Congress has been preoccupied with the War on Terrorism, Homeland Security, and Social Security and has not given too much time to issues all of us find vitally important for people with disabilities on a day-to-day basis. This issue of Legislative Update will discuss five issues of which people with disabilities and advocates for people with disabilities should be aware
The Individuals with Disabilities Education Improvement Act (PL 108-446), the old (IDEA), was reauthorized by the 108th Congress of the United States on December 3, 2004. Following the passage of a major piece of legislation, there is typically a long period for formulation of the regulations guiding the implementation of the intent of the law.
The development of IDEIA regulations is finally nearing completion and should be released as this issue of PALAESTRA goes to print. Of concern in the regulation process for Adapted Physical Educators is the definition of Physical Education. Physical Education has been defined as the full scope of activities of the physical education curriculum (i.e., physical and motor fitness, lifetime sports and games, aquatics, dance, etc.). Redefining the physical education curriculum could reduce the need for Adapted Physical Education in the schools. For instance, one proposal was to define Physical Education with the vague term of Movement Exploration, among others. Vague terms will enable school activities such as recess, after-school recreation programs, and physical and occupational therapies to serve as physical education as we now know it.
Please keep an eye on open comments on the regulations of IDEIA and if these changes are suggested, contact your federal legislators and remind them of the value of regular physical education to all children!
Child Nutrition (Planning for Physical Activity)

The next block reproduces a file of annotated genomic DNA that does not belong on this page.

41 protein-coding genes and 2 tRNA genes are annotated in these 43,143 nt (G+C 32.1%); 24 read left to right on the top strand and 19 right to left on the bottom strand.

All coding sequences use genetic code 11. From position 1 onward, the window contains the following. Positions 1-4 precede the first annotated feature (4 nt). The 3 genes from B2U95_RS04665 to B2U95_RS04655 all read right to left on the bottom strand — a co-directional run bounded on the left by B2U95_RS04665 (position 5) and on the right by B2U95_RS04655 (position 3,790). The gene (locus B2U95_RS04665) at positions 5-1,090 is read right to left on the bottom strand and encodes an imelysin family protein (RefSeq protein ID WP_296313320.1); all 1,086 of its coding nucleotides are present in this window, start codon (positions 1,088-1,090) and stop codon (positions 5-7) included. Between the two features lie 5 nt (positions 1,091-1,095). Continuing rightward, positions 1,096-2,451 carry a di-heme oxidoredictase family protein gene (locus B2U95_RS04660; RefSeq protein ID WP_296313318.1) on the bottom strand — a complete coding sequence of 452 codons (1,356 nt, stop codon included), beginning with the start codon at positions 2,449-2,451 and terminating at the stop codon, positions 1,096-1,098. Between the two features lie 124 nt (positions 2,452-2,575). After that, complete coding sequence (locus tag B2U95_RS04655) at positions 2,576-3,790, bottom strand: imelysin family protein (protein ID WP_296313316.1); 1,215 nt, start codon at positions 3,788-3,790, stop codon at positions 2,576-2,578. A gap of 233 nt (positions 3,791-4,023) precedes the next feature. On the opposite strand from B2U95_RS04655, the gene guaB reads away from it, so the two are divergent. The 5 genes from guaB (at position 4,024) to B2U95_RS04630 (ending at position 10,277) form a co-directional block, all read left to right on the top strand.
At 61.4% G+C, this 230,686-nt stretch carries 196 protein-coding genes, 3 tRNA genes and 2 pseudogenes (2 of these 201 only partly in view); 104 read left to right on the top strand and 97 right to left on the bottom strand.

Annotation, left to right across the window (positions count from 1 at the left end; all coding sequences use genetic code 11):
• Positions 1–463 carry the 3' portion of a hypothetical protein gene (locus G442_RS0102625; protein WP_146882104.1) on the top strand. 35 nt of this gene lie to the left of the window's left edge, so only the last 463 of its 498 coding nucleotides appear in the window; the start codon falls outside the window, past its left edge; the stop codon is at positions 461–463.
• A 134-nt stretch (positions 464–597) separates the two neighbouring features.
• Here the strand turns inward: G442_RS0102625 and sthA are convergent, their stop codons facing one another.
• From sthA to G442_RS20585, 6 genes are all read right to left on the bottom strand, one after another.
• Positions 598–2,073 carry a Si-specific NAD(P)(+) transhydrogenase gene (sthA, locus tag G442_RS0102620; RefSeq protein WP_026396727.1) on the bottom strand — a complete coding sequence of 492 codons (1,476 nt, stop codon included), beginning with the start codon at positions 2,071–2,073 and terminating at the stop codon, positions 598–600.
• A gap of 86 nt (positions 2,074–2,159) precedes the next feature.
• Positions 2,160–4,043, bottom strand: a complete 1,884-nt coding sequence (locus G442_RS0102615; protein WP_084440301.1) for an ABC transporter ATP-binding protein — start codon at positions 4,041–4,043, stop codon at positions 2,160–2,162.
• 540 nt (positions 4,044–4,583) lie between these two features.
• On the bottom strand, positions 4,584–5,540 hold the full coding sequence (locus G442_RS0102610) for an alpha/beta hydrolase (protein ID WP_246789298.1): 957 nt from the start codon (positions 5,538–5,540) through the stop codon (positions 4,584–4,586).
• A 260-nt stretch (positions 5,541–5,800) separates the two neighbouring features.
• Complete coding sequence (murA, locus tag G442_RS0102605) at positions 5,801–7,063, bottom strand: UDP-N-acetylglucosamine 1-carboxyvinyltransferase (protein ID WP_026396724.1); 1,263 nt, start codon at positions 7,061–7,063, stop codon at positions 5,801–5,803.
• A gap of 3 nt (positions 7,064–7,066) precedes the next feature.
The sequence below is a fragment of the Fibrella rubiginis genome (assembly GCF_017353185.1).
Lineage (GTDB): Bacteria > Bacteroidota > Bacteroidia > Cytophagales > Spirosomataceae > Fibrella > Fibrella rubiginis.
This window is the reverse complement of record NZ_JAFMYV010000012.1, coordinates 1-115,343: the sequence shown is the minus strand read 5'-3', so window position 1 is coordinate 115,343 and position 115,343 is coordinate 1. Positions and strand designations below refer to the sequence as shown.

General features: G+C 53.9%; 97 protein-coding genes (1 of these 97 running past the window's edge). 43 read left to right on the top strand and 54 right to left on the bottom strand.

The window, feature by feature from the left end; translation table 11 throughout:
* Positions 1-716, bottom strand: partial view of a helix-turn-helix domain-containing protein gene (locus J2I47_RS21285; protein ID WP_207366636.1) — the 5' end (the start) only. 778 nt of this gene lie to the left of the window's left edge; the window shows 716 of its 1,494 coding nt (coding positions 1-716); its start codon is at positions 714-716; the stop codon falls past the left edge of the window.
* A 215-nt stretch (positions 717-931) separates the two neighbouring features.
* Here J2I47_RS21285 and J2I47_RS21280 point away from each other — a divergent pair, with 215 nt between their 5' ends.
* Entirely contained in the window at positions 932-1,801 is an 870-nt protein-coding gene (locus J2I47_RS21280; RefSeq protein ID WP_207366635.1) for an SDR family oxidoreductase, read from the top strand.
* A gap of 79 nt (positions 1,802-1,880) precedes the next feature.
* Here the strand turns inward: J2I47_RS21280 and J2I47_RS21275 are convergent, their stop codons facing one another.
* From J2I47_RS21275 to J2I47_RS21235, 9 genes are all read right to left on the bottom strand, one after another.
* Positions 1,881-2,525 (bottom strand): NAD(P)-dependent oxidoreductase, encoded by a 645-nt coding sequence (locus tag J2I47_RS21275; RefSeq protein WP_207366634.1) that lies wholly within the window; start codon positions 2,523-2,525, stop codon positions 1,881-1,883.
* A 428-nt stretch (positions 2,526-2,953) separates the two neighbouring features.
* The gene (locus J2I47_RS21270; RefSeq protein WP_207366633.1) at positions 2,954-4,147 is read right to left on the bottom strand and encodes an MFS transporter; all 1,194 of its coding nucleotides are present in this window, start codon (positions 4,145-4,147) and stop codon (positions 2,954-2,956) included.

The School Nutrition Programs were also reauthorized during the 108th Congress. One of the provisions was for local communities to develop planning for the implementation of programs to confront childhood obesity. These local programs were to include programs of physical activities in communities and in the schools. This legislation provides incentives for local school districts and communities to develop physical education and recreation programs that include students with disabilities into these federal programs. Parents of children with disabilities, advocates, and teachers, should question those districts receiving federal funding to determine the level of inclusion of children with disabilities into funding priorities.
The Federal Appropriations Process
Federal physical education and recreation supported programs for persons with disabilities are funded through the Labor, Health and Human Services, and Education Department Appropriations Committee. The federal budget resolutions determine available resources the Labor. HHS, and Education appropriations committees have for funding physical education and recreation programs. Because of the three key concerns that Congress is currently focusing upon, the federal budget deficit and significantly reduced fiscal resources for services of programs of physical education and recreation for persons with disabilities through the appropriations process will most likely require service-cuts.
A service cut is an allocation of resources that is less than the FY 2005 appropriation plus the cost of inflation. So, if a federally-supported physical education or recreation program that provides services to individuals with disabilities is level funded because of inflation, it is more difficult to continue services at a status-quo.
Some programs that may receive service cuts are personnel preparation projects of IDEIA, Physical Education for Progress Grants (PEP Grants), Recreation Services Administration recreation …